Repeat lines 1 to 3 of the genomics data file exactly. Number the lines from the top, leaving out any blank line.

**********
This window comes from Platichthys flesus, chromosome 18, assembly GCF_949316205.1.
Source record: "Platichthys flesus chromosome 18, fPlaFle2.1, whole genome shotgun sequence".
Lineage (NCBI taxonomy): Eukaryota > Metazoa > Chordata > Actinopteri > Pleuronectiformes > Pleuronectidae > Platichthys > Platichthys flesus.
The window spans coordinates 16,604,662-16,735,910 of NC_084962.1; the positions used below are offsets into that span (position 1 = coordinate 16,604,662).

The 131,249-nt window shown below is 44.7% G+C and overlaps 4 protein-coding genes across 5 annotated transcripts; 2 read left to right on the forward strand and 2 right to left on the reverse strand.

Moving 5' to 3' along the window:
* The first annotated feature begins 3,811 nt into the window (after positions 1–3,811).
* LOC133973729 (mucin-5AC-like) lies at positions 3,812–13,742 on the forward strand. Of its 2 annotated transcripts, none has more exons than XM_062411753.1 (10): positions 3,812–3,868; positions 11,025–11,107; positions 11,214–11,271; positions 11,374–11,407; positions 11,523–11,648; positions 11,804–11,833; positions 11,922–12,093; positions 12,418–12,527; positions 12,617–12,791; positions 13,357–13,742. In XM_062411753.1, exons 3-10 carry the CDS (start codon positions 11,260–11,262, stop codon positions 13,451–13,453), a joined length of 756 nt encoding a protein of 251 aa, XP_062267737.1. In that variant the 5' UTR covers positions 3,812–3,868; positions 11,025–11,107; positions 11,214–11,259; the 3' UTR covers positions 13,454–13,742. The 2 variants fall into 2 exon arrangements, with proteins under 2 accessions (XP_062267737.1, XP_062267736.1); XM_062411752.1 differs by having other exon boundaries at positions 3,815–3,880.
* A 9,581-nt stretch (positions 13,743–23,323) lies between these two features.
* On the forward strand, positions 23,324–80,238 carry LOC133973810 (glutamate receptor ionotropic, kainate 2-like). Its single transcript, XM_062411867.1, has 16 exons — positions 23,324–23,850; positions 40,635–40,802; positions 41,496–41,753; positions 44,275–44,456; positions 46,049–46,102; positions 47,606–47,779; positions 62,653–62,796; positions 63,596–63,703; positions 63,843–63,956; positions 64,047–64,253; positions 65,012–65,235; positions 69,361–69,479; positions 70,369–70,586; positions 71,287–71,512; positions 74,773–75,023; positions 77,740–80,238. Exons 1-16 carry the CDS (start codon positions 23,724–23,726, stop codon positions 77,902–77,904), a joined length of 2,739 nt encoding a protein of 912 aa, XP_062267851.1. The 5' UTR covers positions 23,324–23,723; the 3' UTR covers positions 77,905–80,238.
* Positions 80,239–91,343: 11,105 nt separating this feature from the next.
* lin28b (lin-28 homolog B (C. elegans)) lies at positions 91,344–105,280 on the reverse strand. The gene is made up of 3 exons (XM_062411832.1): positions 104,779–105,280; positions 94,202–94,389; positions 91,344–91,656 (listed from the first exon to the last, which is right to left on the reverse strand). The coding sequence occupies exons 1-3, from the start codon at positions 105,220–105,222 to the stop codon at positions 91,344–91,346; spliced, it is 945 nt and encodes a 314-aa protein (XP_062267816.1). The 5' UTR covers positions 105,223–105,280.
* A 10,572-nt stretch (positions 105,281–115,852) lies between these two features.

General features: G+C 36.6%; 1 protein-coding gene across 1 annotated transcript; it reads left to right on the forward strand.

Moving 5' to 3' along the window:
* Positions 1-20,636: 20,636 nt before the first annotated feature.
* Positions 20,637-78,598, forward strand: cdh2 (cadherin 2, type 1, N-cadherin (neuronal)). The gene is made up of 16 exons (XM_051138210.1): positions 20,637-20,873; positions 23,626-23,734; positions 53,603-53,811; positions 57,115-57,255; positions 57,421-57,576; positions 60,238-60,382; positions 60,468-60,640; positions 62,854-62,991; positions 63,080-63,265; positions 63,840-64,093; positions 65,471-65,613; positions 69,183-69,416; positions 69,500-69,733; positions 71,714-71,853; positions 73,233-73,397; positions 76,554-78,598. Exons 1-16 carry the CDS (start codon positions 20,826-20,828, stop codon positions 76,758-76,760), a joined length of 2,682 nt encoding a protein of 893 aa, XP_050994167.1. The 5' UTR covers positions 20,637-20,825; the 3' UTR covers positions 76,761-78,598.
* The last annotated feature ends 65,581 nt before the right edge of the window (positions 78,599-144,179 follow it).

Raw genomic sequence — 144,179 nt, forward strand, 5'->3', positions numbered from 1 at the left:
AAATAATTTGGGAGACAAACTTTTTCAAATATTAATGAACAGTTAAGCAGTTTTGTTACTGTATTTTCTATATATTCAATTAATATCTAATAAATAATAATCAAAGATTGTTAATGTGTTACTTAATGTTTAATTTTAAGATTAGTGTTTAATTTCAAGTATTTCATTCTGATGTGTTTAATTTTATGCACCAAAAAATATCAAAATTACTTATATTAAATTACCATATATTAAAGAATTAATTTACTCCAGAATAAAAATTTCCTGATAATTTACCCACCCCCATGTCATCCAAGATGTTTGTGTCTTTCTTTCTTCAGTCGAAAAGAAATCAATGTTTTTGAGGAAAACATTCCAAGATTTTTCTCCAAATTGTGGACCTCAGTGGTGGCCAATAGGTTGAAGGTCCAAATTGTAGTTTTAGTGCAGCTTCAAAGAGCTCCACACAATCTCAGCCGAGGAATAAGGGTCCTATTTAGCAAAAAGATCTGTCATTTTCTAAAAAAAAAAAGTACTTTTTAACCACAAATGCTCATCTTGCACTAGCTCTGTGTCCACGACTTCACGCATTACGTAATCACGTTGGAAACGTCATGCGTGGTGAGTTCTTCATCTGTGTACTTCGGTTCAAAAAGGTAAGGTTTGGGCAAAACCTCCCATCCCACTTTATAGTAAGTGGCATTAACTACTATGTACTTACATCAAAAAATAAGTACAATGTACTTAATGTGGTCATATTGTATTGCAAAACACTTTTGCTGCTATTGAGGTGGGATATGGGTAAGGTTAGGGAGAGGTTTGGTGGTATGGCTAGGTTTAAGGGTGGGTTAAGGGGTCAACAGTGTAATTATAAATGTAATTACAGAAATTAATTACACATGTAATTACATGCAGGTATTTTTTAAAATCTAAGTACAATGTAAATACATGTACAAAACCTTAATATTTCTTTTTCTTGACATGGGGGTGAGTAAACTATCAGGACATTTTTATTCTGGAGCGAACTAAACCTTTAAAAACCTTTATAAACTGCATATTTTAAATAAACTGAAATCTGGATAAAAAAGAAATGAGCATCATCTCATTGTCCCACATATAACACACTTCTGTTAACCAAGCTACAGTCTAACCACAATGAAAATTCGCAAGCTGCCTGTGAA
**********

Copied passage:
This window comes from Platichthys flesus, chromosome 18, assembly GCF_949316205.1.
Source record: "Platichthys flesus chromosome 18, fPlaFle2.1, whole genome shotgun sequence".
Lineage (NCBI taxonomy): Eukaryota > Metazoa > Chordata > Actinopteri > Pleuronectiformes > Pleuronectidae > Platichthys > Platichthys flesus.